Russia: World Must Be Firm But Cautious on North Korea

World powers must be firm with a belligerent North Korea but also take care to avoid inflaming tensions further, Russia's foreign minister said Wednesday.

The world "must not rush to punish North Korea just for punishment's sake," Foreign Minister Sergey Lavrov said, adding that Russia wants a U.N. Security Council resolution that will help restart stalled six-nation talks over North Korea's nuclear programs and will not provoke Pyongyang into even more aggressive activity.

North Korea on Monday conducted an underground nuclear test very close to the Russian border. Russia's military said its yield was comparable to the bombs that flattened Hiroshima and Nagasaki, though other estimates have pointed to a smaller blast.

"The Security Council must speak out firmly, and must work out measures that in practice would help prevent the further dissolution of the nuclear nonproliferation regime," Lavrov told reporters. "We must also find in this resolution a way to create conditions for the renewal of the six-nation talks."

Lavrov said the U.S. and Japan have informed Security Council members they plan to submit a draft resolution. He discussed the basic principles of the resolution with U.S. Secretary of State Hillary Clinton by telephone Tuesday.

The Kremlin has condemned North Korea, a Soviet-era ally, in unusually strong language, but Lavrov's remarks were in line with Russia's repeated warnings that punishing Pyongyang too severely is likely to be counterproductive.

Russian officials have suggested a new Security Council resolution would likely include sanctions, but Lavrov's comments left it unclear what kind of measures Russia — a permanent, veto-wielding council member — would support.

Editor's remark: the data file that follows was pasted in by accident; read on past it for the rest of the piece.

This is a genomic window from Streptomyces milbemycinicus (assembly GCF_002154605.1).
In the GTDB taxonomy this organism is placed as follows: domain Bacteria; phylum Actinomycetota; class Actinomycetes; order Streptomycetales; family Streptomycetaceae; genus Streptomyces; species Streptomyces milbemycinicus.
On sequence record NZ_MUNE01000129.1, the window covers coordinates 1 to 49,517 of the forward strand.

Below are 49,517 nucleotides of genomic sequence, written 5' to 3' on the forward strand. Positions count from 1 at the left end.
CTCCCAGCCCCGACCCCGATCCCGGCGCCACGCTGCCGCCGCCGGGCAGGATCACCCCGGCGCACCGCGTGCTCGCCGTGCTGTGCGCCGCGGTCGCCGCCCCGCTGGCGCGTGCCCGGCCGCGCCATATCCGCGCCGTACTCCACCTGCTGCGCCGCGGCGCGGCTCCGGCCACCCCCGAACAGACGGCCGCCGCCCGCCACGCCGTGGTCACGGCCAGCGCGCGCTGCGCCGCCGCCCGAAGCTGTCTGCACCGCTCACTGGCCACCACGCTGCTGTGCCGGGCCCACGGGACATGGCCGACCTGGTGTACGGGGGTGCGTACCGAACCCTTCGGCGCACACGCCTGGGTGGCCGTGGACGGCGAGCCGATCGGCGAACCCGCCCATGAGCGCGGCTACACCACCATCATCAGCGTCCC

"I repeat again, we must stand up for the nonproliferation regime and at the same time we must not forget that problems can be resolved only through talks," Lavrov said.

He said that North Korea does not bear sole blame for the collapse of the six-nation talks several months ago, suggesting that actions by other nations had pushed Pyongyang into recalcitrance. The parties to the talks are the two Koreas, China, Japan, Russia and the United States.

Russian President Dmitry Medvedev and South Korean President Lee Myung-bak agreed in a phone call Wednesday that North Korea's nuclear test directly violated an existing Security Council resolution and said their countries would participate actively in developing the new resolution, the Kremlin said.

The Russian Foreign Ministry said Wednesday it voiced "serious concern" about the nuclear test to the North Korean ambassador and urged Pyongyang to respect the U.N. resolutions and return to the six-nation talks.